I’ve just finished the redraft of what I hope will be my next book. It's an attempt at comedy, but I wanted to capture the idea that an era is coming to end, a golden age is over, and an uncertain future must be faced with courage. I’m not sure how well I have succeeded, but the book is written, and I have to hope that it comes across.
It was only when redrafting that I realised how incidents in my life were creeping into the story. It was written through a very harsh winter, so characters in my book do battle with the elements. More recently, I’ve been watching the birds return, the house martins and swallows. These have woven their way into the story.
But there are other things that are less obvious and a little unnerving. I wanted a name for a big, family house. I won’t use the actual name I chose, but instead will use an equally ludicrous one as an example, let’s say ‘Heron’s Thumb’. I googled this made up house name just to see what came up. I discovered that not only is there a house of this name, (and there is just one) but it’s in Bridport, Dorset, where generations of my father’s family lived. My great grandfather may well have known ‘Heron’s Thumb’.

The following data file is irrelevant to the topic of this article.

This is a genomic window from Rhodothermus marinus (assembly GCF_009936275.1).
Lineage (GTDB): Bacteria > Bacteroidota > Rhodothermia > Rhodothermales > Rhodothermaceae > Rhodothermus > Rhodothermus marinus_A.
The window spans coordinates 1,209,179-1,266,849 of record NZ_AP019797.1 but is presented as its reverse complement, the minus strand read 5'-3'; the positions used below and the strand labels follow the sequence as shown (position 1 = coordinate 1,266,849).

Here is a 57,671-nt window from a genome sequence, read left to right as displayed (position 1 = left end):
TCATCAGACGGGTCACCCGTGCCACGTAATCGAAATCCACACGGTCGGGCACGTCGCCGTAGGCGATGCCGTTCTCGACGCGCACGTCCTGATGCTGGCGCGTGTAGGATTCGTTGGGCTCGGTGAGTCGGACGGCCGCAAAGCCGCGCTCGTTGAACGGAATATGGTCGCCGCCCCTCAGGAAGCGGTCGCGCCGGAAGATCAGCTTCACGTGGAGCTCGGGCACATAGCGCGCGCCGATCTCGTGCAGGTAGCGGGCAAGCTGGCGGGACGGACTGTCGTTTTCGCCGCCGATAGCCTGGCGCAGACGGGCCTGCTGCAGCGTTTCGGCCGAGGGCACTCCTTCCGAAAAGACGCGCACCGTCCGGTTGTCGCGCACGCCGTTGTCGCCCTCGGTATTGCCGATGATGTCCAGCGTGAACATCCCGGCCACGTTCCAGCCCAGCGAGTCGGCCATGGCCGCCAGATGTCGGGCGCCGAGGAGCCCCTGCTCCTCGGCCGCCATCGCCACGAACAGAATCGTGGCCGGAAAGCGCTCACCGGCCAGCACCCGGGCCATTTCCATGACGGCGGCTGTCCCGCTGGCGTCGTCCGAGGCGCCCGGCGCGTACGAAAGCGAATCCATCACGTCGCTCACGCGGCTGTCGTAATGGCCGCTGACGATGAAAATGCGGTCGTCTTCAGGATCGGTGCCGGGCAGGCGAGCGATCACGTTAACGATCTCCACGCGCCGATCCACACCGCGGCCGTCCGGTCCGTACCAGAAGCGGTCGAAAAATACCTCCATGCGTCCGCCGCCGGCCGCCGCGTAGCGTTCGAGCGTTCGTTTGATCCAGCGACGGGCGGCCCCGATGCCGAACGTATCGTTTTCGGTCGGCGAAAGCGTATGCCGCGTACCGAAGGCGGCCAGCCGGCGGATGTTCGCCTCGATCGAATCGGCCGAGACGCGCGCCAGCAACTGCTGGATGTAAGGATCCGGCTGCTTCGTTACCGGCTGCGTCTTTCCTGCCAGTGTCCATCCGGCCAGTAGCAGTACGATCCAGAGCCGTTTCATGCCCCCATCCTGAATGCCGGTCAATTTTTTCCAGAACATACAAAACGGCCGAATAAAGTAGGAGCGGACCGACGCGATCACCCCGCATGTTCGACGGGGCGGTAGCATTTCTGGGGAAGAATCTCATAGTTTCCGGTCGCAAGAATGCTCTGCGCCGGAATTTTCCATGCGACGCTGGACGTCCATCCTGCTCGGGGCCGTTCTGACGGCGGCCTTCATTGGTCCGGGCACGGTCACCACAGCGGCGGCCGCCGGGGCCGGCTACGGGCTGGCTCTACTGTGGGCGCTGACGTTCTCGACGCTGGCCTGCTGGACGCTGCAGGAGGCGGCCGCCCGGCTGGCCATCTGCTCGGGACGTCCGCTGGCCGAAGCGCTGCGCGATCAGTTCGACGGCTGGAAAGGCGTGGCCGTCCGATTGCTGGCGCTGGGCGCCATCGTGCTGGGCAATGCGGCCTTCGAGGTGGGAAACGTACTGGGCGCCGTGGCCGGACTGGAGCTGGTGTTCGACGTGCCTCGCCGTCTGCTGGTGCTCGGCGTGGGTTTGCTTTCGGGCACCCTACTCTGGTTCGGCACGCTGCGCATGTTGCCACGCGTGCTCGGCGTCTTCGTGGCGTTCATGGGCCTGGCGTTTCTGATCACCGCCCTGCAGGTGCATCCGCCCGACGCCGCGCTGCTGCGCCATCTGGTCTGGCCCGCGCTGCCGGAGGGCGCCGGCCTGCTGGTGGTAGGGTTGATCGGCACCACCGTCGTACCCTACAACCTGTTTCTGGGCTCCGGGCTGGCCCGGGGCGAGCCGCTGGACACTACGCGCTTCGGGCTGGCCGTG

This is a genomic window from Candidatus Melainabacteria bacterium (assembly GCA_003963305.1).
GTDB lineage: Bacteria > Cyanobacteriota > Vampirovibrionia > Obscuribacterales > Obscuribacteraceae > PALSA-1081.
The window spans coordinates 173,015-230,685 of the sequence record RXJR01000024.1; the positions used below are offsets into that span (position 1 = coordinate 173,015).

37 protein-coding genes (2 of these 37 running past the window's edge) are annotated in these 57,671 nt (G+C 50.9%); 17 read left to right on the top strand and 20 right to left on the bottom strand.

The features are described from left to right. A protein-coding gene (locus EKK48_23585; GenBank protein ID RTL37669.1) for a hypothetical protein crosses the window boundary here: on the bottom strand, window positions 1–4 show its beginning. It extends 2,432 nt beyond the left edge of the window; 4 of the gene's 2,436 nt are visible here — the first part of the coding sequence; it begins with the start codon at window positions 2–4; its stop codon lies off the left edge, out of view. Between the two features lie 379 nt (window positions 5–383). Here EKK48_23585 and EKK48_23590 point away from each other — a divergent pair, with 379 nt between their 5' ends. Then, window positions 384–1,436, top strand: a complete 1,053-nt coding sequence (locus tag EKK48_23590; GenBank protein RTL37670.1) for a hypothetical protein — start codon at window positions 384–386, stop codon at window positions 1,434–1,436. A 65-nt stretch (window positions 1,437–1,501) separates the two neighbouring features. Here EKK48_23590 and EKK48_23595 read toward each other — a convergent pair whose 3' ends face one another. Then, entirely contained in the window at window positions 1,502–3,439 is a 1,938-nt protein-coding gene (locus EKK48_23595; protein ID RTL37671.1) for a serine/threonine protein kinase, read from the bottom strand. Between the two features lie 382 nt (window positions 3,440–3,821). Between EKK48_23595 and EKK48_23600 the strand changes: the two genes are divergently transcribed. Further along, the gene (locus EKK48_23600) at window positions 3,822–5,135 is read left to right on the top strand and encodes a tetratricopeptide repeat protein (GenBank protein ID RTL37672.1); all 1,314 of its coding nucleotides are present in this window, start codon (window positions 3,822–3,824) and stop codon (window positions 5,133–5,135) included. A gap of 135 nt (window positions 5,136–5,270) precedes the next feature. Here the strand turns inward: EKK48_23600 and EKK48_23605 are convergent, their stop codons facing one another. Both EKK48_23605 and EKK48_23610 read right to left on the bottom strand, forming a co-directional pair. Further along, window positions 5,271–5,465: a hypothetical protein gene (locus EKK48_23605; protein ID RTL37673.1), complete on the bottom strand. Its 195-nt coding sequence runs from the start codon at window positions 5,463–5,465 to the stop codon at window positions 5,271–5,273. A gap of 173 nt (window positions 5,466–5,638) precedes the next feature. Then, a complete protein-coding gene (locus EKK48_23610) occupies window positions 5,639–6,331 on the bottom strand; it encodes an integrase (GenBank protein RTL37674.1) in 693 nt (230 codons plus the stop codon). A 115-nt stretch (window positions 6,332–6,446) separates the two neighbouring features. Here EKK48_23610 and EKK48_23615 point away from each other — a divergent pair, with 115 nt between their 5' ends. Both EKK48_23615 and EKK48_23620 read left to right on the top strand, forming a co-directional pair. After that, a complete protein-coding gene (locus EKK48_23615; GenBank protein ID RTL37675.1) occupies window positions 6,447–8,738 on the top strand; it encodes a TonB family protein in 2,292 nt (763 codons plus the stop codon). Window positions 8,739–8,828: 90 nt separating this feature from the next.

Which reminds me of something that happened to me after I’d just bought my first flat, in Leighton Road, west Ealing, London. My mother, who then lived in south Wales, wrote to me, and included in the envelope a photocopy of a letter written to her mother, by her grandmother, around 1930. The address on my great grandmother’s letter was the same Leighton Road.
But when I went out on to the street to find the house, it no longer existed. I discovered later it had been bombed in the war. Had it still stood, it would have been directly opposite the flat I had just bought. Not only this, but my mother went on to tell me that her grandparents had owned many houses in the area, but more or less gave them away in the 1960s, when they were unable to sell them.
Therefore, my first flat was one my great grandparents may well have owned, and the name of the house I've chosen for my next book could have been one a great grandparent might have known.
I tend to dismiss anything that has a whiff of the supernatural, and would rather seek out some sort of rational explanation. I suggest this: the human brain is a vast warehouse of clutter, stuff we’ve collected over decades, and even inherited. When we write, some of that clutter comes tumbling out into words, unconsciously.
It made me wonder, have any other writers retrospectively researched the name of a character, or a fictional place or event, and discovered some buried family history, or disturbed a long buried personal event?